Nevertheless he would much rather fight the Japanese than the U.S. Marines. In his opinion, the Marines were a little too "gung ho"... a little to eager to kill.

He also said he was glad they were on our side.

FWIW.

JT
 

wrongway149

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Not scientific by any stretch but....

The army got short changed by the media, as the Marines normally landed first and got the press. Afterwards the army would come in and have to mop up, finding some still quite fierce Japanese.
I've heard it said the most dangerous place on a battlefield is between a Marine and a camera.
 

Blackcloud6

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The US Army conducted far more amphibious landings in the Pacific than the USMC did, but that is not what I was talking about.
A quick look at a list of major amphib "landings" at
may not support that assertion. And furthermore I stated "assaults." In the most major landings in the Pacific that involved both Marine and Army forces, the marines were the intial assualt force and the Army was a reinforceing force or replacment forces (such as at Guadalcanal).

Now if you add up less than division scale landings, there may be more Army landings in number.

As to unit training, a good exercise would be to determine the following:

How many days between landings were Marine & Airbonre units units out of contact and able to train.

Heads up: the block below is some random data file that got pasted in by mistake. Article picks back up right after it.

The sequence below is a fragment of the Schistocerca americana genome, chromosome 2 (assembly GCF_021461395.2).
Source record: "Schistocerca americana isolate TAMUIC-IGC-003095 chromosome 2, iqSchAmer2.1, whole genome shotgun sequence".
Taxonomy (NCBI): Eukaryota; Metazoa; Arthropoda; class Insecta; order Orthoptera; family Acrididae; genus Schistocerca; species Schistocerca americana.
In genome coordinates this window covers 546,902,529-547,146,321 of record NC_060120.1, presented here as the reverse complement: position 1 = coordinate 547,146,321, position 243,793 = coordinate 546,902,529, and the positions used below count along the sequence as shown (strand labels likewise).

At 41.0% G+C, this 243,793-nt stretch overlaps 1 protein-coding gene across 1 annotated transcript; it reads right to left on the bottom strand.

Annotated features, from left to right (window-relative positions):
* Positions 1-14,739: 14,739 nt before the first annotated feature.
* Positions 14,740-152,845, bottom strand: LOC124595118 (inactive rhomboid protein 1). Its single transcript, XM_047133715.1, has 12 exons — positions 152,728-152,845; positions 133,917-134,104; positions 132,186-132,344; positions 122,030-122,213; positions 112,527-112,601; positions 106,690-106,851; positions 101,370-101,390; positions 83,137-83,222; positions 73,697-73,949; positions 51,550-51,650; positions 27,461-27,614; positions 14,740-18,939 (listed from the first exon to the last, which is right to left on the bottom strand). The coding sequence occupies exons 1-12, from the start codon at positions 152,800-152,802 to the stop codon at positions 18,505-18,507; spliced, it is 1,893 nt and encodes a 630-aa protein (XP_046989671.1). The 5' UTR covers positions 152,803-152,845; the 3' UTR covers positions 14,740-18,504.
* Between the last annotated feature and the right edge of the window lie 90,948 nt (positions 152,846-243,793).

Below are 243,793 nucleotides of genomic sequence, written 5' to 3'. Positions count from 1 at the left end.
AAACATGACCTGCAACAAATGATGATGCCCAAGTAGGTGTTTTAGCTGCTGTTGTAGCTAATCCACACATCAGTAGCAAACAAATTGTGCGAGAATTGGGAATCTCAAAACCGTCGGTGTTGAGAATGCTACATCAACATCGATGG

How many combat veterans were infused into newly built divsions. How many of those veterens had made an amohib assualt.

Critically, how many unit staffs & Commanders conducted mulitple landings.

Did Army divisions train specifically for amphibious assaults? Did they train to the same standard and doctrine as the USMC (or better)? (Talking only Pacific Army divisons in all of this)

However, all too often (on Guadalcanal, Bougainville, etc.) the fighting they engaged in was *exactly* the same sort of fighting the U.S. army was engaged in.
That is a tough one to consider. To me, the fight that the 1st MARDIV had on Guadalcanal was different that of the Army. the 164th Regiment only faced a few nights of the Japanese attacks whereas the Marines did for months. The rest of the fight on the island was going on the offense.

The fight on Iwo Jima was different than that of Bougainville. Okinawa was different than both.

So it is hard for me to understand what you mean by "exactly" the same fight. Similar, maybe, but hardly exactly. Please elaborate.
 
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King Scott